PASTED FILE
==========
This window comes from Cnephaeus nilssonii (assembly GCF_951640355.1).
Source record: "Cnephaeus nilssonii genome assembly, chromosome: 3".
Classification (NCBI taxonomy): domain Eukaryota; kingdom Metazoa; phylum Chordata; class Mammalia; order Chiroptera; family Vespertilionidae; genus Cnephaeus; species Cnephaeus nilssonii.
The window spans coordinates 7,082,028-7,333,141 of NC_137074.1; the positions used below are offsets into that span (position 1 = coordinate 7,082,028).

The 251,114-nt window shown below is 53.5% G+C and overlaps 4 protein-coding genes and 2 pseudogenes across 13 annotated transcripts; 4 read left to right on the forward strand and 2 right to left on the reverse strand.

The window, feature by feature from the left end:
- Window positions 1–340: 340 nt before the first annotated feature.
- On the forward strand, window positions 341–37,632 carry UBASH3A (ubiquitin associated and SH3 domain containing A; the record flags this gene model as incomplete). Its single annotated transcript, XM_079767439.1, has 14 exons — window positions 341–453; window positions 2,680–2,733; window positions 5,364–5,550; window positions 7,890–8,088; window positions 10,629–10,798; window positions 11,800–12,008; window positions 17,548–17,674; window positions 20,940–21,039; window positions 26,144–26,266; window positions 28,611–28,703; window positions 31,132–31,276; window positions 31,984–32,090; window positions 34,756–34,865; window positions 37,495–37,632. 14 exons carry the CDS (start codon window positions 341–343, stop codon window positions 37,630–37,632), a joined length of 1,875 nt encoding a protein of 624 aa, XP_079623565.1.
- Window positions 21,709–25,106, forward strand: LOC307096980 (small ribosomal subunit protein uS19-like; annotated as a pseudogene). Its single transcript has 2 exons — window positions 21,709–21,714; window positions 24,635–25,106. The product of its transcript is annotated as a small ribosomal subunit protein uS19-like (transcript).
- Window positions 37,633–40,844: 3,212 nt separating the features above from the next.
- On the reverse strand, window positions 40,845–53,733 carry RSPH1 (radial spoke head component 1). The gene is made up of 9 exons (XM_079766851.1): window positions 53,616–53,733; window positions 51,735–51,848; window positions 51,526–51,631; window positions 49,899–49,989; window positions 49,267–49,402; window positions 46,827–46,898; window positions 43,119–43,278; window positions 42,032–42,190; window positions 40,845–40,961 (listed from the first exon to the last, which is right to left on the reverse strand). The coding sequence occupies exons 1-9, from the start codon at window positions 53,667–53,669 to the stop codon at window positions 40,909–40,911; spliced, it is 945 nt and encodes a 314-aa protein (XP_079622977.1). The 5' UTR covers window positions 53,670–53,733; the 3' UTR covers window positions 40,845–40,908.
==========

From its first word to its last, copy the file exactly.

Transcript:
This window comes from Cnephaeus nilssonii (assembly GCF_951640355.1).
Source record: "Cnephaeus nilssonii genome assembly, chromosome: 3".
Classification (NCBI taxonomy): domain Eukaryota; kingdom Metazoa; phylum Chordata; class Mammalia; order Chiroptera; family Vespertilionidae; genus Cnephaeus; species Cnephaeus nilssonii.
The window spans coordinates 7,082,028-7,333,141 of NC_137074.1; the positions used below are offsets into that span (position 1 = coordinate 7,082,028).

The 251,114-nt window shown below is 53.5% G+C and overlaps 4 protein-coding genes and 2 pseudogenes across 13 annotated transcripts; 4 read left to right on the forward strand and 2 right to left on the reverse strand.

The window, feature by feature from the left end:
- Window positions 1–340: 340 nt before the first annotated feature.
- On the forward strand, window positions 341–37,632 carry UBASH3A (ubiquitin associated and SH3 domain containing A; the record flags this gene model as incomplete). Its single annotated transcript, XM_079767439.1, has 14 exons — window positions 341–453; window positions 2,680–2,733; window positions 5,364–5,550; window positions 7,890–8,088; window positions 10,629–10,798; window positions 11,800–12,008; window positions 17,548–17,674; window positions 20,940–21,039; window positions 26,144–26,266; window positions 28,611–28,703; window positions 31,132–31,276; window positions 31,984–32,090; window positions 34,756–34,865; window positions 37,495–37,632. 14 exons carry the CDS (start codon window positions 341–343, stop codon window positions 37,630–37,632), a joined length of 1,875 nt encoding a protein of 624 aa, XP_079623565.1.
- Window positions 21,709–25,106, forward strand: LOC307096980 (small ribosomal subunit protein uS19-like; annotated as a pseudogene). Its single transcript has 2 exons — window positions 21,709–21,714; window positions 24,635–25,106. The product of its transcript is annotated as a small ribosomal subunit protein uS19-like (transcript).
- Window positions 37,633–40,844: 3,212 nt separating the features above from the next.
- On the reverse strand, window positions 40,845–53,733 carry RSPH1 (radial spoke head component 1). The gene is made up of 9 exons (XM_079766851.1): window positions 53,616–53,733; window positions 51,735–51,848; window positions 51,526–51,631; window positions 49,899–49,989; window positions 49,267–49,402; window positions 46,827–46,898; window positions 43,119–43,278; window positions 42,032–42,190; window positions 40,845–40,961 (listed from the first exon to the last, which is right to left on the reverse strand). The coding sequence occupies exons 1-9, from the start codon at window positions 53,667–53,669 to the stop codon at window positions 40,909–40,911; spliced, it is 945 nt and encodes a 314-aa protein (XP_079622977.1). The 5' UTR covers window positions 53,670–53,733; the 3' UTR covers window positions 40,845–40,908.